Real Name: Unrevealed, "The Butcher of Kingsbury Run," aka The Cleveland Torso Murderer
Date: August 1935 to January 1938, January 15, 1947
Location: Cleveland, Ohio - Los Angeles, California
Details: The Butcher of Kingsbury Run was an unidentified serial killer who killed and dismembered at least twelve victims from among the homeless of Cleveland, Ohio, many of whom remain unidentified to this day. The murderer always beheaded and dismembered his victims, sometimes cutting the body in half. The case was investigated by Eliot Ness, then the Public Safety Director of Cleveland before entering the FBI.
The first two bodies were discovered in September 1935 in Kingsbury Run, which was a low-class area filled with prostitutes and homeless people. This case was initially dismissed as a routine double homicide. However, by the summer of 1936, three more mutilated bodies were found. When another body was found that fall, the city became frightened of a serial killer at large.
The total number of victims was confirmed to be twelve, but some suspected at least eighteen other murders in Cleveland might have been connected. The killer targeted society's outcasts, killing both men and women. Unfortunately, only two of the victims were identified: Edward Andrassy and Florence Polillo. All of the victims had been decapitated; in some cases, this occurred while they were still alive. Five were found in bodies of water, drained of their blood.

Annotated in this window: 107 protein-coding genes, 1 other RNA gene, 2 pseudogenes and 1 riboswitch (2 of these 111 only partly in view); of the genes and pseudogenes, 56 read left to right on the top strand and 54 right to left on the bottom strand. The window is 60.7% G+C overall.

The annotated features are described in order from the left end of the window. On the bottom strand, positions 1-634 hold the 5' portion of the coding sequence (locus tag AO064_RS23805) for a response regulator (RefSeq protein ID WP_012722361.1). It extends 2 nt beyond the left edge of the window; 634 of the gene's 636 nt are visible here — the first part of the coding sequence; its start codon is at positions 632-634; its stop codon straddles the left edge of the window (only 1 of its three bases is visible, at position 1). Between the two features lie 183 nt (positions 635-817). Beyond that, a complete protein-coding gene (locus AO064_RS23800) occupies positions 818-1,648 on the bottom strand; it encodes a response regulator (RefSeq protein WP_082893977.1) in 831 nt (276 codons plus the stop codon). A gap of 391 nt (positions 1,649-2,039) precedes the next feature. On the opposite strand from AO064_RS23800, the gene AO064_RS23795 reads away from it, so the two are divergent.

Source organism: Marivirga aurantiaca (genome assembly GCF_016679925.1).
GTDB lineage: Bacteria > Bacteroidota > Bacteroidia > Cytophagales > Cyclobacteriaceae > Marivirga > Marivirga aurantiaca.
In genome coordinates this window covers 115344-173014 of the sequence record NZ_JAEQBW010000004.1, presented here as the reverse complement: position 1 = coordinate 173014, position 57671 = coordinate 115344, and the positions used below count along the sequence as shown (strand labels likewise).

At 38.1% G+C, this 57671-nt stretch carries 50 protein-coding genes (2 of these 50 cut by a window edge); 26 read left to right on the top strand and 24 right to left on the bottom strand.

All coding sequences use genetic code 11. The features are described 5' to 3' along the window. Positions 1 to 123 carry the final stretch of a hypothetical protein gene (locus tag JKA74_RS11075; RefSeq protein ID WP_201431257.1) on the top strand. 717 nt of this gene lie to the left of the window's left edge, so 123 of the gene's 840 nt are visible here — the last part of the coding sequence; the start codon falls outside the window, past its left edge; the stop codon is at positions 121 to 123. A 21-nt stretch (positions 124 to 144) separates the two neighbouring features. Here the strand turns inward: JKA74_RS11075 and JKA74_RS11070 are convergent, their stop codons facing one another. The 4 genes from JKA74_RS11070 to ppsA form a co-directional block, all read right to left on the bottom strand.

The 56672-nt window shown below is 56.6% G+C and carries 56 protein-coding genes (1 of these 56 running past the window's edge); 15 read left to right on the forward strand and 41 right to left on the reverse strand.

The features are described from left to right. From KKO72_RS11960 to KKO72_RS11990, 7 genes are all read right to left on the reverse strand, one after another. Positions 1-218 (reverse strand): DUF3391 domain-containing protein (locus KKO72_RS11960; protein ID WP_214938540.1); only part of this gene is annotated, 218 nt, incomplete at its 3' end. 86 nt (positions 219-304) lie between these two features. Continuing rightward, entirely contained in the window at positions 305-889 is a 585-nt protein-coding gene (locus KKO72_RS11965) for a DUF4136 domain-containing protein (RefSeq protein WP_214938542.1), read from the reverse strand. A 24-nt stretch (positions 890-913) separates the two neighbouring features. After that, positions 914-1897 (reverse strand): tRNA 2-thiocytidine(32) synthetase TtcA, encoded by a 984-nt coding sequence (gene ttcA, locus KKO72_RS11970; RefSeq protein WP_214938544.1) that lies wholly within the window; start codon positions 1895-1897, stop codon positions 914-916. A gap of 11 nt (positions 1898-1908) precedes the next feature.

Ness devoted a large amount of time to investigate the case. However, it was much different than his Prohibition-era investigations. He made a possible profile of the assailant. He believed that the killer was a strong male that had medical knowledge. Ness avoided the need for warrants to search homes by pairing police detectives with fire officials. However, no evidence was found in any of the searched homes. He questioned and put surveillance on several different hospital and medical employees. Once again, he was unable to turn up a suspect.
In August 1938, the last two bodies were found, one in a garbage dump just a few hundred yards from Ness's office. It appeared as if the killer was taunting him. The citizens of Cleveland, of course were frightened of the killer at large. After the last murders, Ness rounded up dozens of transients in Kingsbury Run, hoping to find the killer. He even ordered the shantytown burned to the ground. However, this was unsuccessful and turned the public opinion away from him.
Ness later resigned from his position as Public Safety Director, but he never forgot about the unsolved murders. He died of a heart attack in 1957.
Suspects: Two men are disputed to be the real identity of the Butcher. One is Frank Dolezal, a Cleveland resident who was arrested in connection of the murder of Florence Polillo, a Butcher victim. He died under suspicious circumstances in the Cuyahoga County Jail.
Another suspect is Dr. Francis Sweeney, who institutionalized himself in 1938 after the last of the official Butcher victims. Ness had interviewed Sweeney, but believed he would never get a successful prosecution since Sweeney was the cousin of a political rival. Harassing Ness and his family with postcards until well into the 1950s, Sweeney passed away in a Dayton Veteran's Hospital in 1964.
Extra Notes: This segment first ran on Unsolved Mysteries in the February 20, 1991 episode.
Robert Stack, the host of Unsolved Mysteries, portrayed Eliot Ness in the TV series, "The Untouchables."
Results: Unsolved. Recent speculation suggests the Butcher may have traveled west and was the murderer of Elizabeth Short, of the "Black Dahlia Murder Case." However, the theory has not been confirmed.